Ask Ms. Magnolia
If you have a question for Ms. Magnolia, please mail it to P.O. Box 669, Vidalia, GA 30475, or e-mail to email@example.com.
Letters have been edited for length and clarity.
Dear Ms. Magnolia, I’m fairly new to the working world
and have just gotten a job after . nishing my certi. cation as a business administra-
tive assistant at STC. I am meeting new people all the time, and I am still a little wobbly about the rules for making and responding to professional introductions. Can you give me the short version? Linda
Dear Linda, It is important to make introductions among people who need to know each other's names. You may . rst ask,
“Do you know each other?”
The rule states that a lower ranked person is introduced to an older, higher ranked or more important person. That just means that you should say the higher ranked person's name . rst such as, "Mr.
Jones, I would like you to meet our new Technical Assistant, John Smith. John,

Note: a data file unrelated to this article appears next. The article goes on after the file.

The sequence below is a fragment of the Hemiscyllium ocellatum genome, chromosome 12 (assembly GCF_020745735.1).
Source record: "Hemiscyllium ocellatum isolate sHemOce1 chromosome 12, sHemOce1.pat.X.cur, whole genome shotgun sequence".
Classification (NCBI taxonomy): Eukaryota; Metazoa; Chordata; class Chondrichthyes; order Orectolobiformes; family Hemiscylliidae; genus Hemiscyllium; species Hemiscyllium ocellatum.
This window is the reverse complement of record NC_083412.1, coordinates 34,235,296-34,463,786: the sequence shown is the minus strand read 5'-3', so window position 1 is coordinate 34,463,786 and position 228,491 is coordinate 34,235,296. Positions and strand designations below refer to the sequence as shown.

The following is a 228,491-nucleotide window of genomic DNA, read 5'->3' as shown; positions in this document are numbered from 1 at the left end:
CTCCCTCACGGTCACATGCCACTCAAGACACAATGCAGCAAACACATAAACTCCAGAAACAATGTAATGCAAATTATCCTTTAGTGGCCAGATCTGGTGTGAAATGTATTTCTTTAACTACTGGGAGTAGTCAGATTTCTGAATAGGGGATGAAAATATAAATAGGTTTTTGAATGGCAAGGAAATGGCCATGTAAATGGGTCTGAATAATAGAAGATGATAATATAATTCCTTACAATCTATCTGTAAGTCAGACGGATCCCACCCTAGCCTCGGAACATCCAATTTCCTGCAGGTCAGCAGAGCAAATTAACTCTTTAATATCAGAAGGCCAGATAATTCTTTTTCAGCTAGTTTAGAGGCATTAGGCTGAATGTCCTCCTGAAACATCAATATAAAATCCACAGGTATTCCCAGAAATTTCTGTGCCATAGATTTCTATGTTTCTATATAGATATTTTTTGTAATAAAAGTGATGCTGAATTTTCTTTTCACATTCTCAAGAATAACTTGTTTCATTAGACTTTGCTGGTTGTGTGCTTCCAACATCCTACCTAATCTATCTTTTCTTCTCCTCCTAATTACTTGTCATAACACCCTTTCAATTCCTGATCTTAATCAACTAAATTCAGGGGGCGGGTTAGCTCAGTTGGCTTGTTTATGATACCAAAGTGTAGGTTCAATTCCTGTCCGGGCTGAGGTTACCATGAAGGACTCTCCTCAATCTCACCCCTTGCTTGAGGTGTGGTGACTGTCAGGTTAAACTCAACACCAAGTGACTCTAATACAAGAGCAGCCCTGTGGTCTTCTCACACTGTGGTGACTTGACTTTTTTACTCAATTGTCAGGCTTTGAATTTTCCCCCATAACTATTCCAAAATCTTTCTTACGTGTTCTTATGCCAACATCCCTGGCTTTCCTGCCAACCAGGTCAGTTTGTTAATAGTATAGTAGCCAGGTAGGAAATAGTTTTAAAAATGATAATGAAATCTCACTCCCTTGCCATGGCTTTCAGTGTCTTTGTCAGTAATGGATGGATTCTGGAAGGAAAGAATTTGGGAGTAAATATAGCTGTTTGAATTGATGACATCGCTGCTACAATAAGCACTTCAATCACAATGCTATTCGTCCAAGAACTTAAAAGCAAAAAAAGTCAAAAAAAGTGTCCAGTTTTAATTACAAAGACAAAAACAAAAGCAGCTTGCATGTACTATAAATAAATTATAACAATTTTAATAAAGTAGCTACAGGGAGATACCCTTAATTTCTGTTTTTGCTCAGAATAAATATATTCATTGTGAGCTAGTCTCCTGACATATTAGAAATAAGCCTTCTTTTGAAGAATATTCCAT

Mr. Jones is our Of. ce Manager." Your boss's name is called . rst when introducing other people or your fam- ily. (However, when introducing your mother socially, you may call her name . rst, to designate her importance, even
to your boss.)
If you are introducing and forget the
name, just say, “I’m sorry. I’m having a
dif. cult time remembering your name." Or you can suggest that the people intro-
When you introduce yourself to someone, give your . rst and last name and your position title. If a person introducing you to someone forgets your name or position, just . ll in the details. When you are being introduced, stand unless you are physically unable to, and say, “I’m pleased to meet you.”